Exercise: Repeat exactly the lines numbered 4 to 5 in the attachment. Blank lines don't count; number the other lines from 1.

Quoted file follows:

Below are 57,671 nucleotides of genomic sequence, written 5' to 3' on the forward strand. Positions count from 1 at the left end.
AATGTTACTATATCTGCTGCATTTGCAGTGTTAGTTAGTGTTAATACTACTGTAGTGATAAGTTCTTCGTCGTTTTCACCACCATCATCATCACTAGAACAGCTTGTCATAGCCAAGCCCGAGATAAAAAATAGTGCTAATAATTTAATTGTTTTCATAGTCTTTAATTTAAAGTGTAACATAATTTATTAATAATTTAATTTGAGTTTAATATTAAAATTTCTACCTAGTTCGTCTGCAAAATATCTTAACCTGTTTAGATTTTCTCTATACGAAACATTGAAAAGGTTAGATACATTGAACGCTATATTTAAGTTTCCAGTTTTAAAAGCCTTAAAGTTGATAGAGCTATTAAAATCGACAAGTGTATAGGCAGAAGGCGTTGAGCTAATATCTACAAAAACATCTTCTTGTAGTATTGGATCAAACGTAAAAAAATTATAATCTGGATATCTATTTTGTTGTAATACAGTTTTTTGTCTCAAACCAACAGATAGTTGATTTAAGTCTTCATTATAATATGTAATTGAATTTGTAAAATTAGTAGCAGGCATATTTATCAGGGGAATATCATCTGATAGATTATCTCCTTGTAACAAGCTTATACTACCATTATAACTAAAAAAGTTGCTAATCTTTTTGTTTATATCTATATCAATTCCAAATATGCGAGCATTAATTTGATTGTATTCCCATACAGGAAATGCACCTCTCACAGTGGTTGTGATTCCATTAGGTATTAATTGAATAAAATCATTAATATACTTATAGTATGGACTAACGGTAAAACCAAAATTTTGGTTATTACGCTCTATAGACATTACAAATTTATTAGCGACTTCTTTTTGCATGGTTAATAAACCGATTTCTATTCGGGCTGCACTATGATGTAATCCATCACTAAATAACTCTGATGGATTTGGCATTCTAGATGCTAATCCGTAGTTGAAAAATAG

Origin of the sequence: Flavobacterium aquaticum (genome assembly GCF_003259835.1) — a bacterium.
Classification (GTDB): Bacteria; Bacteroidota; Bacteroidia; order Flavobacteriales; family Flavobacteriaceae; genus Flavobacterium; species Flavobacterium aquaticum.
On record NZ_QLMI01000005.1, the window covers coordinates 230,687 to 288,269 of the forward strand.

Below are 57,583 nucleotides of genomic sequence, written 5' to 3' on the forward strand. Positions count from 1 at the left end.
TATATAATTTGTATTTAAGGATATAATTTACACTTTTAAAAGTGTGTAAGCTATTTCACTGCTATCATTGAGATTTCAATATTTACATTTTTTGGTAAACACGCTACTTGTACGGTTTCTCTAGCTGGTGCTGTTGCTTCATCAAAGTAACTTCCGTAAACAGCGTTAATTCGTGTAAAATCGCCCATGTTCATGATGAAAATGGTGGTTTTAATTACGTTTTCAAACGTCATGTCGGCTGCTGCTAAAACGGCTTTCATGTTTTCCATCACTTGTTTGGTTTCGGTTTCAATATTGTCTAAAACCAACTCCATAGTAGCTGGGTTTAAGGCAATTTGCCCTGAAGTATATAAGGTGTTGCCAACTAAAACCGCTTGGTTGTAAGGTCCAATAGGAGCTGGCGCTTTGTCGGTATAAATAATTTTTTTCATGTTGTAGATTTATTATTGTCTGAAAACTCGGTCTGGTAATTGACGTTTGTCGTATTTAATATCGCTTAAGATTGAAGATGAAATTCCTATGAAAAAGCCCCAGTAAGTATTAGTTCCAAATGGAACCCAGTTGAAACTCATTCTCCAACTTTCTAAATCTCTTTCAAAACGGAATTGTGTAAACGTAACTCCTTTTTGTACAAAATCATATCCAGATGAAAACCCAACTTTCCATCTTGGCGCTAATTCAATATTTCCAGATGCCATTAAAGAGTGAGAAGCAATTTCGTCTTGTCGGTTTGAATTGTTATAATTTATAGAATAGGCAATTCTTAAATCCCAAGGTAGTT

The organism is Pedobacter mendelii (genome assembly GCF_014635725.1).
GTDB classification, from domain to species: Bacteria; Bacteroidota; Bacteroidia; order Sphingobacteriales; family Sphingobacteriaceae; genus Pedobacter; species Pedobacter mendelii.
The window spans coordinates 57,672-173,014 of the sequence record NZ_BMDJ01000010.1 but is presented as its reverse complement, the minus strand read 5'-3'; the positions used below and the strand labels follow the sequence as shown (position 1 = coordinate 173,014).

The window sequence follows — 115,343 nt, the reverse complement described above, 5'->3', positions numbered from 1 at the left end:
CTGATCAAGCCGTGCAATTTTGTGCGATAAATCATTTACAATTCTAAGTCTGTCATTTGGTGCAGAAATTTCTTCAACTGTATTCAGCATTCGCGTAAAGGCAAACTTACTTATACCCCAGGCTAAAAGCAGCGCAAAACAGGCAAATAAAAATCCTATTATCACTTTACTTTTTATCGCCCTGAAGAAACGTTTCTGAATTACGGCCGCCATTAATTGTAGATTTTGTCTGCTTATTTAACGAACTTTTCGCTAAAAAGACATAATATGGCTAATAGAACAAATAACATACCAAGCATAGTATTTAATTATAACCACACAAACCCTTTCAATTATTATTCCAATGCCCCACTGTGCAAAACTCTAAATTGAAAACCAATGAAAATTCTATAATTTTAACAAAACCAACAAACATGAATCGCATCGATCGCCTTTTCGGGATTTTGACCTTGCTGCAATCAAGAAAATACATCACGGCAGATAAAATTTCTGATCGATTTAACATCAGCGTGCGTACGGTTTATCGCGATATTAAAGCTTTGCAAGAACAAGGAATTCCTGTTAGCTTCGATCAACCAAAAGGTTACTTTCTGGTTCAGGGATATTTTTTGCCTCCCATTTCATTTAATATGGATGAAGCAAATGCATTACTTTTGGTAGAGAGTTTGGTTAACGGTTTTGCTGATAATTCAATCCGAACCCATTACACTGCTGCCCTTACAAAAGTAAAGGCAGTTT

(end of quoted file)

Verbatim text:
Classification (GTDB): Bacteria; Bacteroidota; Bacteroidia; order Flavobacteriales; family Flavobacteriaceae; genus Flavobacterium; species Flavobacterium aquaticum.
On record NZ_QLMI01000005.1, the window covers coordinates 230,687 to 288,269 of the forward strand.